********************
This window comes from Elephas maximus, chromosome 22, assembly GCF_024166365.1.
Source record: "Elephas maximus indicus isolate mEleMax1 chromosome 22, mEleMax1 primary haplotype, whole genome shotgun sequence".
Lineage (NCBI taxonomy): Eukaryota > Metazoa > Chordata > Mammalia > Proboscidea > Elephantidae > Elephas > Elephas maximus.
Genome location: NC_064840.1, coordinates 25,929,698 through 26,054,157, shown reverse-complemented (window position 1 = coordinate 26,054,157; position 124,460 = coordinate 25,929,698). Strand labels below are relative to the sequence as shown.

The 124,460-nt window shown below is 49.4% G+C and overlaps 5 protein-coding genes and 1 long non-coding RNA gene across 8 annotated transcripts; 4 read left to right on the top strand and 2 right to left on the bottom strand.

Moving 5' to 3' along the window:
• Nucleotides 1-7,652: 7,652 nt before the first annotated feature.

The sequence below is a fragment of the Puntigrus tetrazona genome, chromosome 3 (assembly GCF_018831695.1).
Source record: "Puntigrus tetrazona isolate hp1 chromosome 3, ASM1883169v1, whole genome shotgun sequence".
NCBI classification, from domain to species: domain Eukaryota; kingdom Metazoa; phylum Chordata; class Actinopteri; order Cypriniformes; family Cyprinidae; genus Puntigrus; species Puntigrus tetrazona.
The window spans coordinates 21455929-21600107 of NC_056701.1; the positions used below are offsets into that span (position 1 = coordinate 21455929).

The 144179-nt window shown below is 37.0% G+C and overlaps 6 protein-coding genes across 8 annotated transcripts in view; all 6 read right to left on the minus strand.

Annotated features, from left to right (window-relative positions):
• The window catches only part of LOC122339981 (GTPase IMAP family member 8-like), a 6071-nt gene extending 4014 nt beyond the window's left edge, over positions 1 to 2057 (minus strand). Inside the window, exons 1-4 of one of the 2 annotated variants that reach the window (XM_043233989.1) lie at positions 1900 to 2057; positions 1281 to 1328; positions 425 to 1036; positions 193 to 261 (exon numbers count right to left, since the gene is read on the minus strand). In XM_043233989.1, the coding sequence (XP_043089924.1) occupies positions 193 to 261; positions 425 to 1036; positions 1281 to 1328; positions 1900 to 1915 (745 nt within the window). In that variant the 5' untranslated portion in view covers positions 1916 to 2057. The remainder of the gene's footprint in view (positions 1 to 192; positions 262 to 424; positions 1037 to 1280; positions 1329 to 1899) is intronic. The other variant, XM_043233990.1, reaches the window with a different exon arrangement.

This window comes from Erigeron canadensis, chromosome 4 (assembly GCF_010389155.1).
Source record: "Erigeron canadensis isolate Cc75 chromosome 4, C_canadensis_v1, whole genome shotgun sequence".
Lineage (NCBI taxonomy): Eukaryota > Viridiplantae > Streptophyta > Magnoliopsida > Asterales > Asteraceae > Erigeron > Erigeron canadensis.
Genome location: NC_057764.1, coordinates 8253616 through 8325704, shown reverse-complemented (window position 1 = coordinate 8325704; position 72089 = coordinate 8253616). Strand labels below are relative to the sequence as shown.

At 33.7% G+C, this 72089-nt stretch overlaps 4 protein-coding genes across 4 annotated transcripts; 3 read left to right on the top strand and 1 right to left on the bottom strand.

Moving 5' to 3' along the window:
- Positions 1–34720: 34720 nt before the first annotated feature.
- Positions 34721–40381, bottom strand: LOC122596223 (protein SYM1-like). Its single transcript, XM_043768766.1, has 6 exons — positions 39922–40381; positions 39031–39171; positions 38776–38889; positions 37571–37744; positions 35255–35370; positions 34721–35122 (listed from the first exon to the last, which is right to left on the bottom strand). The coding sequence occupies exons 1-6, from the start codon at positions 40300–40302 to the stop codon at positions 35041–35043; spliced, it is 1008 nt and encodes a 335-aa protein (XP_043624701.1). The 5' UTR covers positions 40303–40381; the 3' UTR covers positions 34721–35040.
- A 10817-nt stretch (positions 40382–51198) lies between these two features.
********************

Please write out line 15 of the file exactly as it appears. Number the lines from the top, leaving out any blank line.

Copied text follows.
This window comes from Erigeron canadensis, chromosome 4 (assembly GCF_010389155.1).